ANOTHER year of drought in Australia’s major high-protein wheat-growing areas could see 400,000 tonnes of wheat imported to cover local demands in the new-crop marketing year which starts next month, according to projections by Australian Crop Forecasters (ACF).
Kicking off the new-crop import program will be the sixth cargo of Canadian wheat to arrive at Port Kembla, this time on board the La Luna, which is due to berth next month.
It is covered by one of the two new import permits for Canadian bulk wheat issued this week by the Australian Government’s Department of Agriculture.
“The new-season estimate is still very much a moving number,” ACF manager insights James Maxwell said.
“New-crop prospects are a weekly proposition at the moment, so production will definitely change, and with that, domestic feed availability and exports will be affected.”
ACF’s forecast imports figure goes a long way to filling the deficit between 839,143t, the 10-year average to 2018 of Australian Prime Hard (APH) production, and the 2019 tonnage which trade sources believe will be lucky to equal the 307,387t ACF estimates was grown last year.
“We’re pretty confident imports will still be required.
“The main APH-producing regions of northern NSW and southern Queensland are as bad as, if not worse off, than last year, and the grain being imported is a substitute for that very high-protein grain used for industrial purposes.
“At this stage, we believe there will be at least similar tonnes imported for the coming season, dependent upon how much APH is produced in Australia.”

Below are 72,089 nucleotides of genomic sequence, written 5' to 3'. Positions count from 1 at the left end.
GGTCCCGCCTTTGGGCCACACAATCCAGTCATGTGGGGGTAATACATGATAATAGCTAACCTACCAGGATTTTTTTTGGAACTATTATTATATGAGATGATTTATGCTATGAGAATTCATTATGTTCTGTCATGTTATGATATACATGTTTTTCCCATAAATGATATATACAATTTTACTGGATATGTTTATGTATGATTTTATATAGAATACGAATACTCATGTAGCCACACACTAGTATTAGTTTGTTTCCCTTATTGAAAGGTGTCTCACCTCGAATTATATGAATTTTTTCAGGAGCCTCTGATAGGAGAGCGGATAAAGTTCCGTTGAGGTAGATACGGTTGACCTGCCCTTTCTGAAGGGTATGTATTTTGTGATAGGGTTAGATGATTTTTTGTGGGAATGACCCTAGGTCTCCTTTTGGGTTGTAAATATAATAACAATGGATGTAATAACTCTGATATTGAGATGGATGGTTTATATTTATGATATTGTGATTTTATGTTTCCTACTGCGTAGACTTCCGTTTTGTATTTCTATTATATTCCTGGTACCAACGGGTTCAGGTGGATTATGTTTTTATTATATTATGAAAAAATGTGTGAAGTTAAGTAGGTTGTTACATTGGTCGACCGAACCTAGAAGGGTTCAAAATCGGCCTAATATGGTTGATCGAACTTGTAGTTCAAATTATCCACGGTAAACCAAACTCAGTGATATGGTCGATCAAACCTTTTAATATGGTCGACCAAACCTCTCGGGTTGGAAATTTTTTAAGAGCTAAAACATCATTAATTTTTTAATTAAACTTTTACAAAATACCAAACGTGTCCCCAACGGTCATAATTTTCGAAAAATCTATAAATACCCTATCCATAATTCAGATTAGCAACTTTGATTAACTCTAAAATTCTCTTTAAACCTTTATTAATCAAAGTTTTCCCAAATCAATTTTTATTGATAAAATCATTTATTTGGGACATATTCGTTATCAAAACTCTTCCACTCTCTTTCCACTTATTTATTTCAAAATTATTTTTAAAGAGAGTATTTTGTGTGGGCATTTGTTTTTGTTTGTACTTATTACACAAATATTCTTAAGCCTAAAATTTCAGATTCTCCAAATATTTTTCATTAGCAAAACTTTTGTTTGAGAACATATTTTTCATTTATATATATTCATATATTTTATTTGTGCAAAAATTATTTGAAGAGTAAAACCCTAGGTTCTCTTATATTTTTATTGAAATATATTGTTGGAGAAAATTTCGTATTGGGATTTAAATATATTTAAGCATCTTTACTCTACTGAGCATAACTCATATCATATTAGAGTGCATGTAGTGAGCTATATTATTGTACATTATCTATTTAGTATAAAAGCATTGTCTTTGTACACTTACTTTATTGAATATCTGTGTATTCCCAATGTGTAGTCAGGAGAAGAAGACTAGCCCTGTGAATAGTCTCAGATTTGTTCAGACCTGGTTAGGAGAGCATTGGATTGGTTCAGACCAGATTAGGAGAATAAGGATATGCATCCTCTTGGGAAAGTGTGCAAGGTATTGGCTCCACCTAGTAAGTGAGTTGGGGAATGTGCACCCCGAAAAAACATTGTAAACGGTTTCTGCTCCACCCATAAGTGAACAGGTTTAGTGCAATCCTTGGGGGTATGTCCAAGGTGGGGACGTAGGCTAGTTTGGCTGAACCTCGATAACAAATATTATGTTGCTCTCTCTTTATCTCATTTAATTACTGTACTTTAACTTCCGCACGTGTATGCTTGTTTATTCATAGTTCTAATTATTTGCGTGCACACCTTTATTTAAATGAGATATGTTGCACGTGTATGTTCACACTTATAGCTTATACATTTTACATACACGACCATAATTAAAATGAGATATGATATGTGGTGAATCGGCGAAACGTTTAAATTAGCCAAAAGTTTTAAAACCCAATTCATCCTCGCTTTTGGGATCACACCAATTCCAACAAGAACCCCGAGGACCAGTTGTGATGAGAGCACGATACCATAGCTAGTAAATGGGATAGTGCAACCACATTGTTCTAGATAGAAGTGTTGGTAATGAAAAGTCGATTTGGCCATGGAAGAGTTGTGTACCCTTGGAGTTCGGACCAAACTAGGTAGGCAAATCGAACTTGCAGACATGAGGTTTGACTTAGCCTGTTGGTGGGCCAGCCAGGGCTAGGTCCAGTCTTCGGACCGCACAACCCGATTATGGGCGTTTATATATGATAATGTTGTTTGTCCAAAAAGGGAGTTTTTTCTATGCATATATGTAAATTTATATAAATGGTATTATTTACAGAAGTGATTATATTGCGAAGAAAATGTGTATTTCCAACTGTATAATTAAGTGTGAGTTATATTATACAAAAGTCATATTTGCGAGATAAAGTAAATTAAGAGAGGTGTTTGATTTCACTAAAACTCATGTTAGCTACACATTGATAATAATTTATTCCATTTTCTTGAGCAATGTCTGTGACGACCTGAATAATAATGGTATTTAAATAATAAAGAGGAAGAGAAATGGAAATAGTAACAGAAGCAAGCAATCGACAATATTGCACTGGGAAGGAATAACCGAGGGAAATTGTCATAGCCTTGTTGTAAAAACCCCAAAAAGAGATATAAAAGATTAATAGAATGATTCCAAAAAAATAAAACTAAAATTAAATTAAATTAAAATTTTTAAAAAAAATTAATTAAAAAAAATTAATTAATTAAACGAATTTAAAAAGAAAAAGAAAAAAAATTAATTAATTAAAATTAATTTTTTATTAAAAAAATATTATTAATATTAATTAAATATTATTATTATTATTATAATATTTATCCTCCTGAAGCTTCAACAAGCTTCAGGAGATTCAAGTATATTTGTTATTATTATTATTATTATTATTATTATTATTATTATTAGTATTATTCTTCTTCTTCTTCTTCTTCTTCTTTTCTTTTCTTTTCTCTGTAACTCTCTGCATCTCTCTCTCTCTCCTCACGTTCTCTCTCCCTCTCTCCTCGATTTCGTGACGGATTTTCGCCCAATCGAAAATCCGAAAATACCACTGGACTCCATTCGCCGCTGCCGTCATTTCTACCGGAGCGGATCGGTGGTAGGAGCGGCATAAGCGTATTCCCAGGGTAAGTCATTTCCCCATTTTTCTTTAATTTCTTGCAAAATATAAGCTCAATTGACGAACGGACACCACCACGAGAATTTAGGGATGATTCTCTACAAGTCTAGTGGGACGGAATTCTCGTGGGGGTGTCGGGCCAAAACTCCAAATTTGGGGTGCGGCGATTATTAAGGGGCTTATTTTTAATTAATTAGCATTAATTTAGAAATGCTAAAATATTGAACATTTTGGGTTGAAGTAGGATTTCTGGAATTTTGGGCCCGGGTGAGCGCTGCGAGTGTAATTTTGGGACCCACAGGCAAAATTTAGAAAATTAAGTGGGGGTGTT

The sole user of Canadian wheat is Manildra Group’s Shoalhaven Starches facility at Bomaderry, which since July has been rail-freighting tonnage discharged at nearby Port Kembla in sealed wagons to reduce biosecurity risks associated with imported grain.
Shoalhaven Starches, as well as NSW’s flour mills, are expected to compete for APH tonnage grown in the state.
Yields in most APH-producing areas will be limited to reflect the low-rainfall growing season and minimal subsoil moisture in many paddocks.
“A larger proportion than normal of wheat in northern NSW and southern Queensland is likely to be high protein due to the dry conditions, but with that comes shriveled lighter-weight grains, a heap more screenings, and unmillable materials that will lead to increased proportions of off grades.”
Pursehouse Rural head agronomist Matt Roseby is based in Gunnedah in north-west NSW, and said while the Liverpool Plains had been on track to produce a reasonable amount of APH, many crops were now being cut for hay.
“They were looking okay a month ago, but in the past week to 10 days, we’ve had daytime temperatures in the mid 30s, wind and frosts.
“A lot of wheat and barley and canola crops have been cut for hay, and very little will be harvested for grain.”
Hay on the Liverpool Plains is selling for around $400/t to feedlots and graziers, making a hay crop a better economic proposition for growers than harvesting a very low yielding wheat crop.
The Liverpool Plains produced more than 200,000t of APH in its most recent good year, 2016, when yields of 5-6t or more per hectare were common.
The outer north-west slopes and plains of NSW around Coonamble, Moree, Narrabri and Walgett has historically produced more than 400,000t of APH, but very few crops will be harvested in these districts this year.
Most were not sown due to a lack of planting rain, and many that were have been cut for hay because of their poor yield prospects, and hay prices of up to $600/t.
The Maranoa and Western Downs of southern Queensland will produce some APH, but the feedlot market, on top of poultry and pig demand, is likely to see it consumed locally.
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